Being a wise and just ruler is no easy task. That’s what Prince Veera discovers when he and his best friend, Suku, are given the opportunity to preside over the court of his father, King Bheema. Some of the subjects’ complaints are easily addressed, but others are much more challenging. How should they handle the case of the greedy merchant who wishes to charge people for enjoying the smells of his sweets? And can they prove that an innocent man cannot possibly spread bad luck? Will Prince Veera and Suku be able to settle the dispute between a man and his neighbor to whom he sells a well — but not the water in it? Or solve the mystery of the jewels that have turned into pickles? Illustrated throughout by Uma Krishnaswamy, these eight original tales by Chitra Soundar task Veera and Suku with outwitting the kingdom’s greediest, wiliest subjects. Are the two clever boys up to the challenge?
I grew up devouring folk tales and fairy tales from all over. Reading these was like running into old friends you hadn't even thought about in a while, but who you instantly recognized. Soundar does an excellent job of making the stories accessible to the modern day reader, while still retaining the flavor of India long ago.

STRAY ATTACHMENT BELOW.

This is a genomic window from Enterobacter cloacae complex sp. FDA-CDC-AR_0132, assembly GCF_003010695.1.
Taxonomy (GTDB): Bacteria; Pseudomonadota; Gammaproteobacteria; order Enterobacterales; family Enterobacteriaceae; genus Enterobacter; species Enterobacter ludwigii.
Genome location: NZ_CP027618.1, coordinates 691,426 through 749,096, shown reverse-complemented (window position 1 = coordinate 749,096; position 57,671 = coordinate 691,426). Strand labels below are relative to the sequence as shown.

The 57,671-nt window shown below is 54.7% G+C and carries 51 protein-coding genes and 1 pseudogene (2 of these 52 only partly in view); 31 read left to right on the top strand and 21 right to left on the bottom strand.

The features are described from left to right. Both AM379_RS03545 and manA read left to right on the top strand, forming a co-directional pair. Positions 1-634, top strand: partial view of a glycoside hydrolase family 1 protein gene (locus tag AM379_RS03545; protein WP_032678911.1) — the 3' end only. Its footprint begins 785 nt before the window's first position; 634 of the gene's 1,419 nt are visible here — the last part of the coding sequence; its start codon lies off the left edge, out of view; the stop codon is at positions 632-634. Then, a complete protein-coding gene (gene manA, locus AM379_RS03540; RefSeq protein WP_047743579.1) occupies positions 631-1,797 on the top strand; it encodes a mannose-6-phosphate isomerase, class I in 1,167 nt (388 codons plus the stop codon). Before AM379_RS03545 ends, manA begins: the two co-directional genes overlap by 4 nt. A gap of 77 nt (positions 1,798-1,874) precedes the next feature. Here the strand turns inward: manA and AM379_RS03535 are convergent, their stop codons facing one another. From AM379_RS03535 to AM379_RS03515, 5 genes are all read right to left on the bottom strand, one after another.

The volume is a collection of stories that appear to have been published separately at one time, and in places it reads that way. Halfway through the book, one story begins again with an introduction to the characters we have already become well-acquainted with. Some of the endings and beginnings could be reworked slightly to help with the flow, but for the most part it works well. Krishnaswamy's illustrations help convey both culture and expression. Patterned pages divide some stories, but not others**.
**Disclaimer: I received an Advanced Reader Copy, and the finished work may have resolved these details.
Overall, it is a charming collection, and we will be ordering a copy for the library when it becomes available next month.